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Monday, January 09, 2006

Palestinians Won’t Miss Sharon

Palestinians are not weeping for “the butcher of Beirut,” Ariel Sharon, as he battles for his life. One of the world’s most ruthless leaders, Sharon reminds this writer of the Assyrians of more than 3,000 years ago who made a point of carrying out bloodthirsty acts of terror. They then made sure that everyone knew the details of what they had done. As a result, their Near Eastern neighbors were so frightened and intimidated that they would do anything to keep the Assyrians out of their neighborhood.

Sharon’s activities over more than half a century have left behind him a wide swath of destruction. Early in his career he was given command of “counter terror” Unit 101, and directed a massacre in the West Bank village of Qibya in 1953. Sharon’s special forces slipped into the village, blocked the doors of the homes of sleeping villagers and then blew up the occupants. UN observers later counted 60 bodies.

The Israeli government later claimed that the massacre was committed by so-called “Israeli frontier settlers.” It was only after members of Unit 101 began boasting to other Israelis about what they had done, that they publicly acknowledged they had been carrying out terror raids throughout the West Bank.

In another Unit 101 terror raid against Palestinian civilians, Israeli commandos went to the West Bank border in 1955 and seized six young Palestinian shepherds, methodically stabbing five of them to death. They then released the youngest boy so that he would return to the village to tell what had happened to the others.

As Sharon helped prepare for the 1956 attack on the Suez Canal, he made extremely reckless decisions that nearly ended his military career. He led a series of bloody clashes against Arab forces, including a provocative 1955 attack on Egyptian troops in Gaza and a 1956 attack on Qalqilya. His aggressive policies in the north, on the border with Syria, so inflamed relations between the two countries that Sharon was ordered to limit his operations. Four young Israeli battalion commanders, including future chiefs of staff Mordechai Gur and Rafael Eitan, accused Sharon of exceeding his orders and needlessly sending Israeli military personnel to their deaths.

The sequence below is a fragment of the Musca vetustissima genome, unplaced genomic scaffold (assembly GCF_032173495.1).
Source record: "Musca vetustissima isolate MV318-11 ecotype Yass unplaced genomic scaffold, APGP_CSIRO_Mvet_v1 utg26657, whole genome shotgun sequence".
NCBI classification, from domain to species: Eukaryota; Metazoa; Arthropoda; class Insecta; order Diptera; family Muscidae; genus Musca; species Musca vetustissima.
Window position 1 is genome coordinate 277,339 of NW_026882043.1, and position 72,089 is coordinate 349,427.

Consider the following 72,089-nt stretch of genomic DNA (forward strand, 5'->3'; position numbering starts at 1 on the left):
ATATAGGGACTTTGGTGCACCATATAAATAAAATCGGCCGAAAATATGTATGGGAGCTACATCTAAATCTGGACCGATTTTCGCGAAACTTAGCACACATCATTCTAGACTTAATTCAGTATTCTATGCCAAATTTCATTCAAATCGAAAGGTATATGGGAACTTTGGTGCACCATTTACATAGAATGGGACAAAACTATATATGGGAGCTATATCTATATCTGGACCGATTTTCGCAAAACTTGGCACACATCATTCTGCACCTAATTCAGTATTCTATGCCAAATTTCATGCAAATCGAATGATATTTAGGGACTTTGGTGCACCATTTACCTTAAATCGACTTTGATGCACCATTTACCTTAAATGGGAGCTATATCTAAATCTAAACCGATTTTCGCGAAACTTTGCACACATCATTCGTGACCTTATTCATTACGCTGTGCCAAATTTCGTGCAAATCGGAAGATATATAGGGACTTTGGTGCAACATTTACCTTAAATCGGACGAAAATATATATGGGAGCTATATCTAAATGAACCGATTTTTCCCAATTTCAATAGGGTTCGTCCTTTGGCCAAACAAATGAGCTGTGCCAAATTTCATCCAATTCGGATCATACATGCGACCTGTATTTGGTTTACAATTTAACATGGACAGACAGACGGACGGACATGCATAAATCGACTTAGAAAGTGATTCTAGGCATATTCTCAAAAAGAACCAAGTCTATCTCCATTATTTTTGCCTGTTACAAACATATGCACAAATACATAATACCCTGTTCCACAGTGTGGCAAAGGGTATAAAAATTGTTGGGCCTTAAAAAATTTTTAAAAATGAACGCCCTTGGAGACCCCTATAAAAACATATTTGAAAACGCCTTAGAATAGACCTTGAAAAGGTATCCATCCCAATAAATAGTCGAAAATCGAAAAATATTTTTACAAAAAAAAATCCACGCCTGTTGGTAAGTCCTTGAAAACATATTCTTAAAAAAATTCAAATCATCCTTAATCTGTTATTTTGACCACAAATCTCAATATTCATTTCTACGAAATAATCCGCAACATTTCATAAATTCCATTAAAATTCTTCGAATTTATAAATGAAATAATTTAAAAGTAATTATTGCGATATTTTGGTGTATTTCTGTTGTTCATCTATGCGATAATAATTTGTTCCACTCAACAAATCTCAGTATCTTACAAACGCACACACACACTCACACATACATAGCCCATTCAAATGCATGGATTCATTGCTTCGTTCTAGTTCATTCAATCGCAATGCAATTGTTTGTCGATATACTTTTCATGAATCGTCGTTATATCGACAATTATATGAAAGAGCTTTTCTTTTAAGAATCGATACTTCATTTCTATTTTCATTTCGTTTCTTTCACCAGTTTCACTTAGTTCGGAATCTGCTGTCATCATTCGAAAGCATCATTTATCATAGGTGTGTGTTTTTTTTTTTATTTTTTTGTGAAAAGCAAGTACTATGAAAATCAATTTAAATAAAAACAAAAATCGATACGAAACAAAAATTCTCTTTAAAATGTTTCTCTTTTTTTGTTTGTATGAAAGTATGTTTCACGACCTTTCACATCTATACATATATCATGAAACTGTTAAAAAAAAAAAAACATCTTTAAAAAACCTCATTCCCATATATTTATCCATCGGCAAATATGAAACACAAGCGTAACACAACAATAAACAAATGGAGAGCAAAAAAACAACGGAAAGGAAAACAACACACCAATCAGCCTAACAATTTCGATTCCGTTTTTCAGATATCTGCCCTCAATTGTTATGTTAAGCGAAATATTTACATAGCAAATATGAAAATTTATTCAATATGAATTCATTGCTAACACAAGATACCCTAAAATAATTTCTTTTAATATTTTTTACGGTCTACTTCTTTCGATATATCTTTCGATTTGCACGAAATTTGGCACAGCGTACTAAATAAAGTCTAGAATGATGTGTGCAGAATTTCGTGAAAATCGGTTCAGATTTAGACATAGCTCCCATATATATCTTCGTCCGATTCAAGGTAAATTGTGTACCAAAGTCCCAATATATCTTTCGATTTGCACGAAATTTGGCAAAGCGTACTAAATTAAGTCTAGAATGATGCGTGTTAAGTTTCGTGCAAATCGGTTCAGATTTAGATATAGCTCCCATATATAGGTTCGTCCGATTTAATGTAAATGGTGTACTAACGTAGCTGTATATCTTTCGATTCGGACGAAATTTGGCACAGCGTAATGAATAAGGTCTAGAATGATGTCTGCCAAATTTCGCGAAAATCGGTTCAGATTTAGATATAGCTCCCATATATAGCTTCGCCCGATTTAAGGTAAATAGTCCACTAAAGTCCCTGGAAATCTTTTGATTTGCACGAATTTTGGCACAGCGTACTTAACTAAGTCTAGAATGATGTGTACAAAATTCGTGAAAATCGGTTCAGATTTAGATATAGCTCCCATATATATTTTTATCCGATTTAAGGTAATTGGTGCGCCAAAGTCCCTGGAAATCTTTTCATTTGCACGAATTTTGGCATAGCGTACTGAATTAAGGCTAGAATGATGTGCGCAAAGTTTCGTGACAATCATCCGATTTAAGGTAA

Some two decades later, Sharon nearly caused a disastrous confrontation between the United States and the Soviet Union during the 1973 Arab-Israeli war. He already had taken his troops into a counterattack across the Suez Canal when Egypt and Israel, under pressure from their Soviet and American mentors, agreed to a cease-fire. Totally ignoring the agreement, Sharon continued to cut off Egyptian units from their supply lines. Moscow finally told Washington that if Israel did not stop this unauthorized war, Russian troops would.

Sharon began planning to invade Lebanon in 1981, when he was minister of defense. Ten months later, however, he had yet to find a pretext for an assault, since Palestinian forces were observing a cease-fire along the Lebanese-Israeli border guaranteed by the US in the summer of 1981. Sharon finally seized upon the excuse of an attempted assassination of Israel’s ambassador to London. He prevented an Israeli intelligence officer from informing Israel’s Cabinet that the thwarted assassins were not from the Palestine Liberation Organization (PLO), so that the Israeli Cabinet would not abort what Sharon told them was merely a strike against the PLO in Lebanon.

Yacov Guterman, an Israeli whose only son was killed in the battle of Beaufort Castle at the beginning of Sharon’s invasion of Lebanon, has written: “If they [Prime Minister Menachem Begin and Defense Minister Ariel Sharon] have only a spark of conscience and humanity, may my great pain pursue them forever, the suffering of a father in Israel whose world has been destroyed.”

From a military point of view, Sharon’s invasion of Lebanon was a seemingly brilliant campaign. He had assured Prime Minister Menachem Begin that he would stop after seizing PLO positions on the Lebanese border, moving no more than a few kilometers into Lebanon. He had no intention of following his stated plan, however, and, as the world knows, instead headed toward Beirut.

In an attempt to batter the Lebanese into submission, the Israeli siege of Beirut went on day and night. In the midst of it, an unexpected event interrupted Sharon’s plans. The reckless and conniving Lebanese President Bashir Gemayel was killed and his older and less audacious brother, Amin, took over. Sharon, who had been on good terms with both brothers, paid a condolence call on the Gemayel family, during which he appears to have suggested that the family avenge Bashir’s death. There was no written transcript of the discussion, but the following day Sharon’s forces moved forward to the edge of the Sabra and Shatila Palestinian refugee camps.

Israeli forces had assembled 150 Lebanese Maronite militiamen and trucked them to the site. For two days, the militiamen slaughtered Palestinian men, women and children while the Israeli troops provided food, water and ammunition for the Maronites so they could continue the killing. When the Maronites needed illumination, the Israelis provided it. As word of the atrocity seeped out, members of the world press burst into the camps.